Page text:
Are you familiar with the phrase "past results are not indicative of future performance?" What it's doing now doesn't mean shit. Based on your elementary school "logic" regarding weather patterns, I think you need to consider changing your name to "arvboy1."
    Doesn't mean that much to me, to mean that much to you.

  12. #37
    Join Date
    Sep 2009
    Location
    heart in terrace, ass in cowtown
    Posts
    3,080
    For you weather geeks here's some long range predictions/models:

    http://www.cpc.ncep.noaa.gov/product...ay/fxus05.html

    http://www.weatheroffice.gc.ca/saisons/index_e.html


    My non-technical non-researched prediction:

    Shames gets feckin hammered again and we have yet another amazing season with a 5m base come end of March (in other words - condition normal).
    “I tell you, we are here on Earth to fart around, and don't let anybody tell you different.”
    ― Kurt Vonnegut, A Man Without a Country

    www.mymountaincoop.ca

    This is OUR mountain - come join us!

  13. #38
    Join Date
    Sep 2001
    Location
    Before
    Posts
    20,031
    Interesting data


    Red is the warmer and drier porion of the Pacific Decadal Oscillation (PDO), blue is the colder and wetter portion.

    It's an approximately 30 year cycle.

    Test: what is the trend for fall 2012?

    But my gut still says the PNW will pay for the last few years.
    Merde De Glace On the Freak When Ski
    >>>200 cm Black Bamboo Sidewalled DPS Lotus 120 : Best Skis Ever <<<

  14. #39
    Join Date
    Nov 2008
    Location
    Greater Drictor Wydaho
    Posts
    4,647
    Here's some more info on why you should dread the weak El Nino. Historically, it has produced some shitty results for the north sierras and middle rockies as well as the PNW. Without question, the two worst years for the Tetons that I have seen were a weak EL Nino and a warm neutral winter. Going by this breakdown of Ninos by strength, this could be Colorado's year to win the deep powder sweepstakes.

    "Recent research focusing on the variability of El Niño winters with regard to the strength of the underlying SST conditions indicates that weak El Niño’s may very well produce considerably drier conditions across a broader area of the northwest states"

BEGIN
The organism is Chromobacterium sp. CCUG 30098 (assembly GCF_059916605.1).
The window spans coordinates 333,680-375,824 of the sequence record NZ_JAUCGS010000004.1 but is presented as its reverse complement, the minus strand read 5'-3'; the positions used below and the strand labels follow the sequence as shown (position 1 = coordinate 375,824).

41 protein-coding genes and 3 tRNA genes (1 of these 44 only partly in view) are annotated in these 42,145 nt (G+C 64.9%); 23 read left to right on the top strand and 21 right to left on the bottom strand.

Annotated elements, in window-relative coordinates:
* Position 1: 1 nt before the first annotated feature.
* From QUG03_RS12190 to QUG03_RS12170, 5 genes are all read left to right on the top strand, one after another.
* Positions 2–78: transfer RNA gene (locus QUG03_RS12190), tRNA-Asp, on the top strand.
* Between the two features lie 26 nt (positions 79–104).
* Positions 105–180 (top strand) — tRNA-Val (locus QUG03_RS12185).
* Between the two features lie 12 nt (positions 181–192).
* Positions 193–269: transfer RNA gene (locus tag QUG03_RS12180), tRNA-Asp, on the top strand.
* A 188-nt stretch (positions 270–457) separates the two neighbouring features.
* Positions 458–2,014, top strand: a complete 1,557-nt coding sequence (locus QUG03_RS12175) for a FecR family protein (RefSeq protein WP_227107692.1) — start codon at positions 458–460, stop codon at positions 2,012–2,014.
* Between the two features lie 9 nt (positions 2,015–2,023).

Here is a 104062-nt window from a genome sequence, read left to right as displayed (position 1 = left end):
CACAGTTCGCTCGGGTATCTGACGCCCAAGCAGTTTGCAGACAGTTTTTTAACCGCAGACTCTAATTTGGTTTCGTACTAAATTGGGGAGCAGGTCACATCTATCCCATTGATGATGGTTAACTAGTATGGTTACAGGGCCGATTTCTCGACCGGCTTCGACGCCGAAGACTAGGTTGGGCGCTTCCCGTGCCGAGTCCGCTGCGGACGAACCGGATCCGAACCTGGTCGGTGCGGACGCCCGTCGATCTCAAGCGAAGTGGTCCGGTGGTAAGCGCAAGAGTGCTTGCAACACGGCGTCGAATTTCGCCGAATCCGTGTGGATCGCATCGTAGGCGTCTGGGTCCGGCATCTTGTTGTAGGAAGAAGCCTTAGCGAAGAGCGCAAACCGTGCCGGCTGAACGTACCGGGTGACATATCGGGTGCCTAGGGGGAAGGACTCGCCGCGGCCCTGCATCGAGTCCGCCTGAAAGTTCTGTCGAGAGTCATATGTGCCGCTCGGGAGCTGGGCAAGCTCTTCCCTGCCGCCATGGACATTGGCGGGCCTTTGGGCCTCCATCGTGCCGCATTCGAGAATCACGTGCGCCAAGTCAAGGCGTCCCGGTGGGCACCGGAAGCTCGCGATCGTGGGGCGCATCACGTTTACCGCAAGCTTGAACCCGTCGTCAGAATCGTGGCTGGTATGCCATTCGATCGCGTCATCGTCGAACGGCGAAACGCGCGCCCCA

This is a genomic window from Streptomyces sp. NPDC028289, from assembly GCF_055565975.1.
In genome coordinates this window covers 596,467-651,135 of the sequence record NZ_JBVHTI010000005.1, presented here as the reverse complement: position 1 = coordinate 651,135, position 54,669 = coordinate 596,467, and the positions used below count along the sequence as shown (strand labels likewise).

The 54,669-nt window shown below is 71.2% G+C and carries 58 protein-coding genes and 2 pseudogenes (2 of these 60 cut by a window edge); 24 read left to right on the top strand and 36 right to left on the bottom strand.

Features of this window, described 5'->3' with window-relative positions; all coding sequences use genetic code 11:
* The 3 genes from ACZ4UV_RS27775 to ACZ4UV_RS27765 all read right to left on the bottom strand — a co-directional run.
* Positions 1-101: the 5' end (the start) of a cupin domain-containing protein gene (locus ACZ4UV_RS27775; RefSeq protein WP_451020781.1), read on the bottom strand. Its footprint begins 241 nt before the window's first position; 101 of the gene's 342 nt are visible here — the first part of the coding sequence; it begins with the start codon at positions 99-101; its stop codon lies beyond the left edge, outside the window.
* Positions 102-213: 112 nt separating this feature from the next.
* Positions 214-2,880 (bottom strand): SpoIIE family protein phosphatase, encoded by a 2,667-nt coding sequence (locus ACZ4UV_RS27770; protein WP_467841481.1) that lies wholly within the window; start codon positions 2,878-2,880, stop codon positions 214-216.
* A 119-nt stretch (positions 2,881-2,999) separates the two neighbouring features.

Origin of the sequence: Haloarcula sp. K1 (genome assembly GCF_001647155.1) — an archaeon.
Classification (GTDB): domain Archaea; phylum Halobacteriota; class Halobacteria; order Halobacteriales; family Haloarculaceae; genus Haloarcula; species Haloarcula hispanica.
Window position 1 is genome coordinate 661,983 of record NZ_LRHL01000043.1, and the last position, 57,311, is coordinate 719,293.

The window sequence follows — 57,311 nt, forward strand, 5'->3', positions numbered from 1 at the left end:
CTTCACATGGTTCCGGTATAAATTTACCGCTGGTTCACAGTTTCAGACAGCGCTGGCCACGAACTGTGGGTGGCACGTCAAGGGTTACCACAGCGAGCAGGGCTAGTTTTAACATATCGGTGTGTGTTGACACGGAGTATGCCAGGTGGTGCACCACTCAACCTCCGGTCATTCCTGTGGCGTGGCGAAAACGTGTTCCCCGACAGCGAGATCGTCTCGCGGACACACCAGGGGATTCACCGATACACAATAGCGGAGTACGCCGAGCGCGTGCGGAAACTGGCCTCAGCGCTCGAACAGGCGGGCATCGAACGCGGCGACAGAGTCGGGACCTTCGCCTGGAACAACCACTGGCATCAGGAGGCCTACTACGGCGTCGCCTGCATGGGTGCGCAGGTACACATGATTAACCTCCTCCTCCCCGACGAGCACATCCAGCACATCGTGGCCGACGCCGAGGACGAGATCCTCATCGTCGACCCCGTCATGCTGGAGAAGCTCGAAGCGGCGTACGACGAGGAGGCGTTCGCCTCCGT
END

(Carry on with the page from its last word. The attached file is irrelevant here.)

http://www.wrh.noaa.gov/pih/PDF/ElNi...SepOutlook.pdf
    Last edited by neckdeep; 09-29-2012 at 10:28 AM.

  15. #40
    Join Date
    Oct 2003
    Location
    Jack Tone Road
    Posts
    12,797
    I will take up jogging only to be stymied after three days by sore knees and one chafed nipple.

  16. #41
    Join Date
    Oct 2003
    Location
    Warrrrrrrshington
    Posts
    1,077
    Quote Originally Posted by Buster Highmen View Post
    But my gut still says the PNW will pay for the last few years.
    Agree. It seems every seasoned Puget Sounder I talk to has the same feeling.

    I think it will start out ok, a late November opening in the Cascades, normal December, sputtering January then it goes dry. There will be no extended spring season, Steven's bike park will be open by late April.

    My money is on Colorado to come up big.

  17. #42
    Join Date
    Oct 2007
    Posts
    8,227
    I have a feeling that SW CO is going to be a winner this year. SW flow will prevail and Silverton and Wolf Creek will have the goods. I'm just hoping that the North Central gets some lovin and comes out close to average. Anything better than last year and I'll be good.

  18. #43
    Join Date
    Jan 2008
    Location
    Anchortown
    Posts
    60
    http://www.ktuu.com/news/ktuu-first-...,4795778.story

    Who needs predictions when you have the results.
    Turn left, first gate on the right, traverse until you want to send it.

  19. #44
    Join Date
    Nov 2009
    Location
    da eskalaterz
    Posts
    1,186
    Quote Originally Posted by Stikki View Post
    My money is on Colorado to come up big.
    Off to a cracking start with our worst opening day conditions of all time. Past butthurt is indicative of present and future butthurt. My prediction is that the Summit/Eagle/Pitkin area golf courses will be open by mid-March.

  20. #45
    Join Date
    Dec 2009
    Location
    Paradise
    Posts
    3,753
    Quote Originally Posted by neckdeep View Post
    There was a Nino year not too long ago (06/07) when the PNW was basically too warm for snow and had almost no season, MT sat under high pressure all winter and, in the Tetons, I watched almost every big storm of the winter pass by well to the south. We got 300" IF you counted the snow in oct and nov AND only measured on north faces above 9000".
    2005 was one of the biggest Nino years. No snow in the PAC NW and here in AZ. we got 500 inches on the Peaks.